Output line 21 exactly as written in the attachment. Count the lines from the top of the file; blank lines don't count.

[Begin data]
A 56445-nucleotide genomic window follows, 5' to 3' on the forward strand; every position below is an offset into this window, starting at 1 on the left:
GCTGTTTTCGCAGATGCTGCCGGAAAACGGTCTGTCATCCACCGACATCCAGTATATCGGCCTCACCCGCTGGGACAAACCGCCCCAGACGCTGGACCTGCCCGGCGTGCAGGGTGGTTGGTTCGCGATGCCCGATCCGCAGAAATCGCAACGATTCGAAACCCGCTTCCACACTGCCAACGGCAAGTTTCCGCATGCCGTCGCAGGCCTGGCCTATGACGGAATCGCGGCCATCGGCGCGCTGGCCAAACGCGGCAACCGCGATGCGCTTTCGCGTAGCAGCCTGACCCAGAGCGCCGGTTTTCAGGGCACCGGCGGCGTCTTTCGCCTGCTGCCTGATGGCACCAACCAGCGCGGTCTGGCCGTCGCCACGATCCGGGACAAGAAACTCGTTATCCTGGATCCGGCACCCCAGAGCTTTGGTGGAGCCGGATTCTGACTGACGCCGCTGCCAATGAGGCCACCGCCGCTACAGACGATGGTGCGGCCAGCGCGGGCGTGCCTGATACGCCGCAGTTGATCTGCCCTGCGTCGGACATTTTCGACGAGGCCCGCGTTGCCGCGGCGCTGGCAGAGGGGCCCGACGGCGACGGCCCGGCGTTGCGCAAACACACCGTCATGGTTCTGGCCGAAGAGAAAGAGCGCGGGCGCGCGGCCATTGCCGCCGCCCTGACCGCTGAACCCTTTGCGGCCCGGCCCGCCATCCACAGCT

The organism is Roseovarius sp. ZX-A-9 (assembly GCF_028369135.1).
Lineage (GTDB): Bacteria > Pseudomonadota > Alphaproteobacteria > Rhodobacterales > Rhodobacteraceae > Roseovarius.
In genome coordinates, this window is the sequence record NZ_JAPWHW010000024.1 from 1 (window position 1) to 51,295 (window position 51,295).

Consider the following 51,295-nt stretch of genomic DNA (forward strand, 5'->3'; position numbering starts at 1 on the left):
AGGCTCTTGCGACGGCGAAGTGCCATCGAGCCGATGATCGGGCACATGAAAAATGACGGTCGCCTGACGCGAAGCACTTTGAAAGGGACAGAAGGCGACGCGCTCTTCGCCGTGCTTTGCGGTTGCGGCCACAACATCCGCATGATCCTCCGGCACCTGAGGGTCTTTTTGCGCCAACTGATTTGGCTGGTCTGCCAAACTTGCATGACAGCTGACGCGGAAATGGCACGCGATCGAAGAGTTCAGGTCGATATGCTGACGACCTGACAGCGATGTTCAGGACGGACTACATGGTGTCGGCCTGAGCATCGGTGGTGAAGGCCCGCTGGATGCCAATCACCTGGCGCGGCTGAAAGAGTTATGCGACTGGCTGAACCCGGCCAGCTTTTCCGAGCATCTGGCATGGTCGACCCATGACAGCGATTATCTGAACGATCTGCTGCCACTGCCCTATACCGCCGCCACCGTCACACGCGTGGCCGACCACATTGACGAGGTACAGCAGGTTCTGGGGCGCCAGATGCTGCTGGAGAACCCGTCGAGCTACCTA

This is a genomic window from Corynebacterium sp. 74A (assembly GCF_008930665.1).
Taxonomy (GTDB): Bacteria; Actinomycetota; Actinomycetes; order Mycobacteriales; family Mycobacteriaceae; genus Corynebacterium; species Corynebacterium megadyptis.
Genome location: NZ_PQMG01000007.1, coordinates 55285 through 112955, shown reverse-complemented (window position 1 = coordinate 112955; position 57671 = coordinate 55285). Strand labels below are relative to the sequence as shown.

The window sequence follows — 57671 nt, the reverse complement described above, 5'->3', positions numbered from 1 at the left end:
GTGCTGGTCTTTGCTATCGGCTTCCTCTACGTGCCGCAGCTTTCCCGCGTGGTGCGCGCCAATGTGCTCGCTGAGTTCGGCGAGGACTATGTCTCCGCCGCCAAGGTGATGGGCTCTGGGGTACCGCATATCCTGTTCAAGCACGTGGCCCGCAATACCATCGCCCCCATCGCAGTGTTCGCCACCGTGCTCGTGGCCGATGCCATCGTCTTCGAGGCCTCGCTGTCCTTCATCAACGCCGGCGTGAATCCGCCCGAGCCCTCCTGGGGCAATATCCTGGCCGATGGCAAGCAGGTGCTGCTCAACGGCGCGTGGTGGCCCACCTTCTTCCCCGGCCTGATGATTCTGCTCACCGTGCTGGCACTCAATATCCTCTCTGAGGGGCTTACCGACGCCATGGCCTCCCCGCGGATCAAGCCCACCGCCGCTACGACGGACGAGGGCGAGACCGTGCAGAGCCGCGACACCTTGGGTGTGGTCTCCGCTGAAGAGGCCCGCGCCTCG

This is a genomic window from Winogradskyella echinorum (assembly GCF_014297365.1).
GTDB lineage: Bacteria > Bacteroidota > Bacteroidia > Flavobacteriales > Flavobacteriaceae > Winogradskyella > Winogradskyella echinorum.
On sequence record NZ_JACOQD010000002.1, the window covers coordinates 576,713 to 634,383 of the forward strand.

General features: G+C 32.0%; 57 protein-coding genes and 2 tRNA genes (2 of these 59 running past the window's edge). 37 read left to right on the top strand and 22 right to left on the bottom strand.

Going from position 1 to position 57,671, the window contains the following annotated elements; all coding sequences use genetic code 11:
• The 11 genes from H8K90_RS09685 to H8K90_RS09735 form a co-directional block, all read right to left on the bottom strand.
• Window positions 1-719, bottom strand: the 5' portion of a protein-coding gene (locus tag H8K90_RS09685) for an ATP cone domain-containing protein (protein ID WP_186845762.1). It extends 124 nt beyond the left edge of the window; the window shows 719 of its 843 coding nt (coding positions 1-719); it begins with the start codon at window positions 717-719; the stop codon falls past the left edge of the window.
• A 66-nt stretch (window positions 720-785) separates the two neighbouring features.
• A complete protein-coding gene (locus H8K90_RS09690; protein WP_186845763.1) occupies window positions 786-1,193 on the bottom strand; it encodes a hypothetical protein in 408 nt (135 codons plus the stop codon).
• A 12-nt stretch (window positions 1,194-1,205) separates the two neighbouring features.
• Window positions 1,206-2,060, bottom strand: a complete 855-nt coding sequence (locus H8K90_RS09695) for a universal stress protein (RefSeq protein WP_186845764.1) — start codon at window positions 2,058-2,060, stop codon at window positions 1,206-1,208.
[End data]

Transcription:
• A complete protein-coding gene (locus H8K90_RS09690; protein WP_186845763.1) occupies window positions 786-1,193 on the bottom strand; it encodes a hypothetical protein in 408 nt (135 codons plus the stop codon).